I have always believed that a lot of the lawsuits result from a lack of communication or miscommunication. I have also believed that using joint sessions in mediation can be most helpful to clear up a misunderstanding or a lack of understanding. Despite my beliefs, I still mediate a lot of lawsuits in which the parties request that they be conducted by separate sessions only; they do not want to sit across the table from the “enemy” and hash it out. Perhaps they are afraid that the “truth” will ruin their case.
A recent mediation that I conducted highlighted the importance and usefulness of a joint session. It was a “lemon law” case in which the plaintiffs wanted their vehicle repurchased by the manufacturer. The plaintiffs purchased an expensive sports car that came equipped with a lot of fancy features. In all probability, when the dealer delivered the vehicle to plaintiffs, its sales person did not take the hour or so needed to review the operation of all the fancy features with the plaintiffs. Most likely, the plaintiffs simply picked up the vehicle, signed the necessary documents and left.
The issue in the case was the alleged malfunctioning of some of these fancy features. Plaintiffs claimed the features were not working correctly due to an “overall electrical problem” with the vehicle. The manufacturer alleged that due to all of the varied and discrete or independent systems in the vehicle, there could be no “overall electrical problem”. Rather, from the way the plaintiffs were describing what was going “wrong” with the vehicle (through me as the “messenger”), to the manufacturer’s representative, it sounded as if the plaintiffs did not fully appreciate how to use the fancy features and what such features could and could not do. The manufacturer’s representative opined that the plaintiffs may have been doing things that they did not realize they were doing, thereby “causing” the fancy features to “malfunction.” When I indirectly suggested this to the plaintiffs, they, naturally, took umbrage as they both have advanced degrees and so believed that they were quite capable of working these fancy features, even on their own without any instruction. (Yet, at the same time, I did point out a basic feature that they did not realize existed; no doubt, immediately, after the mediation, they checked to see if I was correct!).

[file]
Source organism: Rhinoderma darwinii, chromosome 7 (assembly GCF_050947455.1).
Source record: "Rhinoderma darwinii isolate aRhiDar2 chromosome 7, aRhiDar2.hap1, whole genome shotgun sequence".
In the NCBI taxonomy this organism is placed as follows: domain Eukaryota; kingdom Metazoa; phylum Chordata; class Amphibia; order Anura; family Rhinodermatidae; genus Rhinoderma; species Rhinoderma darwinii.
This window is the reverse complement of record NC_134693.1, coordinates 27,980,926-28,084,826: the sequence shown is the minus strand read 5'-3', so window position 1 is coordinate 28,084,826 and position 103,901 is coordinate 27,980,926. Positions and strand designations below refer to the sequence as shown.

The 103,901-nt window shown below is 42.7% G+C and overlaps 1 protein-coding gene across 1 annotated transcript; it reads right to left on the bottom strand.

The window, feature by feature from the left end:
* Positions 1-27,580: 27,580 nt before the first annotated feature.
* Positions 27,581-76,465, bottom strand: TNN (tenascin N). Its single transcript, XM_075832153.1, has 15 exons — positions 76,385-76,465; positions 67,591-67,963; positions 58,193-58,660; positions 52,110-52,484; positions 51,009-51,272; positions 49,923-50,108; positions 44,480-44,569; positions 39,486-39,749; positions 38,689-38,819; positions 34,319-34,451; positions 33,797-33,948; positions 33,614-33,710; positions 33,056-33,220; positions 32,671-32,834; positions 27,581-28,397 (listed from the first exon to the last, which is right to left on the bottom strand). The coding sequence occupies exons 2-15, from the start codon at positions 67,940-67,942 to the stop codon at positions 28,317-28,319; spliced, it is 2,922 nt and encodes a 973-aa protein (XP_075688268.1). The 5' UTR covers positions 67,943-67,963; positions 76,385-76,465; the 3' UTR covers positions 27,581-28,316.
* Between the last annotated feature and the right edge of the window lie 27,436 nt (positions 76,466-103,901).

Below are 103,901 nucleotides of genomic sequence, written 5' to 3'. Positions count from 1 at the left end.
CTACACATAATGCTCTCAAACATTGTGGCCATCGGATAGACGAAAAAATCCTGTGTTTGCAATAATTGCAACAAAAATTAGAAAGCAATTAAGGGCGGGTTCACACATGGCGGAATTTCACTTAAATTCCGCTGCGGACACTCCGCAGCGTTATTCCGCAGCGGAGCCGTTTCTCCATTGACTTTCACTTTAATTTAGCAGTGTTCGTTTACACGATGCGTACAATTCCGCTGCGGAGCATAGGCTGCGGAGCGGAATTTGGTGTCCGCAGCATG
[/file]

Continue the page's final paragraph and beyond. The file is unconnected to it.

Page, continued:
During the mediation, the manufacturer’s representative expressed a sincere desire to help the plaintiffs understand the fancy features and how they worked. The representative really wanted to figure out what was going “wrong” and do what was necessary to correct the “problems”. But, the plaintiffs did not want to have a joint session much less any face to face problem solving discussion with the representative; they both had advanced degrees, they knew how to operate the fancy features, and the car was a “lemon”- no ifs ands or buts about it.
The manufacturer’s representative, on the other hand, viewed the case as having minimal value because every time the plaintiffs had brought the vehicle in for repairs, the dealer could not duplicate the concerns or find any fault codes in the vehicle’s computer system indicating that something had gone wrong. Based on what I relayed during the mediation, the representative believed that to a large extent, the fancy features were being used incorrectly. Yet, as much as the representative wanted to explain this to plaintiffs, they were unwilling to listen.
So, the mediation ended with plaintiffs insisting that the vehicle be repurchased because there was a defect in the overall electrical system and with the manufacturer believing the matter had minimal value.
Before ending the mediation, I did attempt to have counsel discuss the case; unfortunately, neither was really listening to the other. Each was adamant in the position taken. Neither was willing to accept that just maybe, the other side may have a point.
So, trial is set to commence in the next few months. I walked away from the mediation feeling that it had been a wasted opportunity. If the parties had just been willing to sit down together and discuss the issues with an open mind, then perhaps a resolution could have been reached. As it is, this matter will continue to tax an already overburdened judicial system in Los Angeles County Superior Court by moving towards an unnecessary trial.
I wish more people would be willing to listen, really listen to what the other side has to say; to sit in a joint session and have a “candid” discussion of the issues. To accept the notion that there is more than one side to a story, that there may, indeed, be a simple explanation or that they may be, indeed, doing something incorrectly which is why the “problem” exists. It seems that to a lot of folks it is so much easier to brusquely dismiss what the other side is saying with the thought, “I’m right and they’re wrong!” I guess people won’t do this because they are afraid the other side will “bite” them, or that the “truth” will ruin their case!
… Just something to think about!
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